The independent registered investment advisor (RIA) channel has grown over the past 10 years and continues to be a destination of choice for advisors today.

While the RIA model’s advantages are well-known in the advisory space, we know the process of switching to independence does not happen overnight. In fact, it can take on average two years for an advisor to transition to independence.

Here are 10 steps for use as a guide when making the move to the RIA segment:

  1. Plan, plan, plan. Creating a formalized and detailed transition plan is hard work, but it makes a major difference in helping to prepare you for a strategic transition. In crafting a plan, be sure to include your firm’s goals and objectives, business assessment, terms of your transition, communication plan for stakeholders and an execution schedule of the tactics needed to complete the transition.
  2. Seek out qualified legal counsel. Select legal counsel that specializes in this type of transition and contact them early in your process.  This will help you take the right steps so you don’t inadvertently jeopardize your transition. Additionally, experienced legal counsel can provide valuable context on ownership structure as well as compensation and employment contracts for your new business.
  3. Know your goals. Develop a list of goals for your ideal firm and lifestyle. It is important to consider your ideal client profile and how you may want to grow your business. These goals need to answer two important questions:  how will this benefit my clients? And, how will this benefit my career?
  4. Define your ideal client profile. You can’t be everything to everyone. Therefore, it’s best to pinpoint what your client base will look like in order to ensure that you deliver a high-quality service offering, while maximizing your firm’s performance against clients’ needs.  Independence provides you with greater flexibility around specialization, marketing and business development. Knowing how to focus your efforts in these key areas to best meet you ideal client profile is critical.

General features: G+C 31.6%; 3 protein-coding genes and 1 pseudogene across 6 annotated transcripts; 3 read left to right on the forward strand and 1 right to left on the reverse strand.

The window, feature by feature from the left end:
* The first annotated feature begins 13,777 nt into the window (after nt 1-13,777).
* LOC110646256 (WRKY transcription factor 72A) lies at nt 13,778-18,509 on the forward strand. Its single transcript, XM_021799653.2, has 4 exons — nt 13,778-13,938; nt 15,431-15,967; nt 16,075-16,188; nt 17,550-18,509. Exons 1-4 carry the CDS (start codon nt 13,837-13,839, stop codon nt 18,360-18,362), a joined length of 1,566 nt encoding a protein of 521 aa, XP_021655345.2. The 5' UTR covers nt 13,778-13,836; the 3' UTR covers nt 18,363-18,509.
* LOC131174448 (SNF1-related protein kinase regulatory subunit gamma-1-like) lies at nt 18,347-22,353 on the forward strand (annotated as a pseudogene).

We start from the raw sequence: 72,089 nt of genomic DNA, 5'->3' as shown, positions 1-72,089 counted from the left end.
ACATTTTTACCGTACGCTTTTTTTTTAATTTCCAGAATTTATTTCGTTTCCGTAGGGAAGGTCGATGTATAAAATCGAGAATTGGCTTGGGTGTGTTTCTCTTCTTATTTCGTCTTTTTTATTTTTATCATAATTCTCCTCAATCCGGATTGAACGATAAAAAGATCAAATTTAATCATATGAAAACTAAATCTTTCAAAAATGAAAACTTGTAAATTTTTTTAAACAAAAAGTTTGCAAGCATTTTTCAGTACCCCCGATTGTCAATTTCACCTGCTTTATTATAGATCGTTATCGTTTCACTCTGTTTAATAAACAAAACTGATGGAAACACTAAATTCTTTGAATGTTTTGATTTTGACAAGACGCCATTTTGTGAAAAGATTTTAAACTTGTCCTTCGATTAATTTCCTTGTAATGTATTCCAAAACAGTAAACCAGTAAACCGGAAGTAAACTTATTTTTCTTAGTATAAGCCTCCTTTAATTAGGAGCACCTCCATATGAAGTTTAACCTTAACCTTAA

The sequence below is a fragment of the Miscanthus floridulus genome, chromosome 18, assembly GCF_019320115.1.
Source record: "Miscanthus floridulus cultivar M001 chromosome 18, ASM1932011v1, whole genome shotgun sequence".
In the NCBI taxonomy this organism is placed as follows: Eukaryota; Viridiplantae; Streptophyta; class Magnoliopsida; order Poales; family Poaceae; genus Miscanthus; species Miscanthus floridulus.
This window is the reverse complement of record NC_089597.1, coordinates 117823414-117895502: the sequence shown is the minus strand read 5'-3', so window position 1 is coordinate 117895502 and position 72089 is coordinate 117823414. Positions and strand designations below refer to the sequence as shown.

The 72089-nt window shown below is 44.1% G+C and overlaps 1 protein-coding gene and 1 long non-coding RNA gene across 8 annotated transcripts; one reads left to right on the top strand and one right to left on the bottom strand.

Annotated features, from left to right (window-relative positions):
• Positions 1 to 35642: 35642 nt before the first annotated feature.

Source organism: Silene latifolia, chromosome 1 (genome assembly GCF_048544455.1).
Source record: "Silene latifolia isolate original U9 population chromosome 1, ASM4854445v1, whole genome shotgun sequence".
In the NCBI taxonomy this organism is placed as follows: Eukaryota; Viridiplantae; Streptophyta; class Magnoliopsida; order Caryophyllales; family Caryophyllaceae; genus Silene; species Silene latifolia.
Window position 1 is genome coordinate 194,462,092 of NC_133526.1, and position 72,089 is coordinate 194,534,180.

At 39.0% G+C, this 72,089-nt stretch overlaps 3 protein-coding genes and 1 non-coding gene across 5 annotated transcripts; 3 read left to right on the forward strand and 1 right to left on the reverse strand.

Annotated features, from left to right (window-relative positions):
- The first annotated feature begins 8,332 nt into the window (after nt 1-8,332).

5. Understand how your move will impact clients.  When planning your move, it’s important to understand how this will benefit your clients and how you articulate the value to them. Success can often hinge on your ability to highlight the key benefits. A recent survey we conducted with RIAs in the second year of independence noted that 60% of advisors’ clients were immediately on board when the firm made the transition. And, 80% of clients made that move with their advisor when they went independent.2  These numbers are greatly influenced by an advisor’s preparation as well as their ability to articulate value to their clients.
  6. Know your competition. Once you understand your goals, your clients’ goals, and your ideal client profile, then you are ready to see how it fits into your local market. By understanding the competitive landscape, you will be able to better differentiate your firm’s brand and tailor your offerings to bring in new business. Make sure to focus on what makes your firm unique. If you can’t articulate that, then your clients won’t have a compelling reason to do business with you.